Posts Tagged ‘international politics and development’

Zero sum games in a positive sum world

Charles Kenny of CGD has got a new book out: The Upside of Down: Why the Rise of the Rest Is Good for the West. I haven’t read it, and am not sure when I might find the time, but there’s a handy CGD wonkcast which summarises the main points.

“The US will lose some global influence, as China’s GDP overtakes it, maybe as India’s GDP overtakes it; but Britain has much less global influence today than it had at the height of the British Empire and it’s also just a much nicer place to live [for the majority].”

I.e. economic development is a positive sum game: one person getting richer does not diminish the amount of wealth available to everyone else. Add in some nifty technological innovation and the quality of life can improve out of all recognition.

So why fear the rise of China? In particular why do Western elites (as opposed to the ‘working classes’ who have seen jobs migrate eastwards) appear so wary? Is it because the unipolar world that emerged after the collapse of the USSR seemed so cosy, and they fear losing that?

Diplomacy, at least in the context of superpower rivalry, often seems to be treated as a zero sum game. My guess is this is why so many international negotiations – and especially the climate change ones – are utterly bogged down at present. The US feels it can afford to be magnanimous to Chad but not to China, and with that thought we kiss goodbye to the notion of altruistic global leadership.

I have a little theory. You know those studies that suggest after a certain level becoming richer does not make us happier? (Yes I know they are not without their critics.) Could it be that we are not so much made happy by increasing material wealth, but by how we compare to our peers? By this logic it matters little if we cook the planet so long as at the end of it we are still richer than the Chinese.

Depressing, huh? Have a little listen to the resolutely optimistic Charles Kenny, and maybe you’ll cheer up a bit.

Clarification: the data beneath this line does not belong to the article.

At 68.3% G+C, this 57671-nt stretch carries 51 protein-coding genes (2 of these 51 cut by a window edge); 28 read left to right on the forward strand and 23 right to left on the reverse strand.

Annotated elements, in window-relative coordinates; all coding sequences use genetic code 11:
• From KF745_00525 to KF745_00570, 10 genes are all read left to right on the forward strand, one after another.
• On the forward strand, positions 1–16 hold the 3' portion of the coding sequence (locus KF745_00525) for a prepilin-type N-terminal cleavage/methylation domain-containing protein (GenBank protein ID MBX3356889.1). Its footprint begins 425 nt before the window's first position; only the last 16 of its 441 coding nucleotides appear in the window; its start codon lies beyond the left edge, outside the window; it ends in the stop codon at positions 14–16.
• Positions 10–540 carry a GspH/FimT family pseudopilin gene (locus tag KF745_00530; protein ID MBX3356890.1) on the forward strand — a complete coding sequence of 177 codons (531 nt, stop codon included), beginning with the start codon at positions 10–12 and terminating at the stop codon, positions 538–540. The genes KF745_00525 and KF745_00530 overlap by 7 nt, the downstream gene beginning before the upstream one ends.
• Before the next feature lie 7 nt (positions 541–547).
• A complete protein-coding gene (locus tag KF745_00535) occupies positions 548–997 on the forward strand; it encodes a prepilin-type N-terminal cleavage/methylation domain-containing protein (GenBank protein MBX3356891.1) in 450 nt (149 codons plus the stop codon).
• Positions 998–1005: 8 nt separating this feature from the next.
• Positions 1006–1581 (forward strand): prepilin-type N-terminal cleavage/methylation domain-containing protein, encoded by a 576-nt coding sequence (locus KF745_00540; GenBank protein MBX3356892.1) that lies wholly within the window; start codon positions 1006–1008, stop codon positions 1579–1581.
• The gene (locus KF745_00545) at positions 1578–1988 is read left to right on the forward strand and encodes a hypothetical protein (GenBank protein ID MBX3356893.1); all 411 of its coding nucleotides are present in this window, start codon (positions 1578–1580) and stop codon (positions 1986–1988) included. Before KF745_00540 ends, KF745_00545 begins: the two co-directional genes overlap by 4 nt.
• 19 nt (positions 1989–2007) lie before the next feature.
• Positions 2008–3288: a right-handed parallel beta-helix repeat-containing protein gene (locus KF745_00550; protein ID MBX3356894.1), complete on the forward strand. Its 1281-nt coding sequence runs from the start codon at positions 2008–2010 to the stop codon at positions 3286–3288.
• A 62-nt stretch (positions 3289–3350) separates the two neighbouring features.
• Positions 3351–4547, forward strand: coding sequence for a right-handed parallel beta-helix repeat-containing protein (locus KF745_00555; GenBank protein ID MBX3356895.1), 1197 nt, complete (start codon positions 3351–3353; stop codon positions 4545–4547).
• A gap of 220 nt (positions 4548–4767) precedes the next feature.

Not smart politics

A lot of times development and conservation struggle to get much political and media traction, and are thus starved of the oxygen of publicity. At other times, though, I wonder whether certain issues wouldn’t be best off in the shadows. This is not a call to depoliticize development into a purely technocratic discipline, for many of the most critical issues in aid are deeply political, and little progress can be achieved without political engagement.

But when big international politicians wade into issues quiet, nuanced discussions can all too easily get out shouted by megaphone pronouncements. A recent historical example concerns Zimbabwe; for every time the likes of Bush, Blair or Brown, likely as not driven as much by domestic political calculations, opened their mouths on economic and political mess that ZANU-PF had created, it made it all the easier for Mugabe et al to frame their arguments in the context of oppressed masses throwing off the colonial yoke. Many Zimbabweans, even if they agreed with what was being said, had no wish to hear such tickings-off from the ex-colonial master and their allies.

I fear the same thing might happen now with Gordon Brown’s call to action on the plight of women in Pakistan. It’s hard to disagree with Brown’s aims; the fate of Malala Yousafzai was a dramatic illustration of the challenges faced by women and girls in parts of Pakistan and Afghanistan, and I cannot see how improving their situation would not make life a whole lot better there, ultimately including for men and boys too, such is the multiplier effect in development of investing in education for girls. But I am far from convinced that there is a practical straight line from Gordon Brown’s intervention to the outcomes he seeks.

Security clearly continues to be a major concern in that part of the world. From what I understand, improved development outcomes could certainly help in the battle with the Taliban and other jihadists for local hearts and minds. But the pay off from investing in girls’ education will accrue over time, while security concerns are immediate. More to the point, girls’ education is a central battleground in the ‘clash of civilizations’ there. So it seems to me more than possible that promoting girls’ education could actually worsen security concerns, potentially making life overall worse for women and girls rather than better. At the end of the day it is the job of politicians to weigh up such trade-offs, and I know too little about the local situation there to do anything other than ask these questions. But did Mr Brown, his team, and allies such as Avaaz, ask themselves such questions before they picked up the megaphone?

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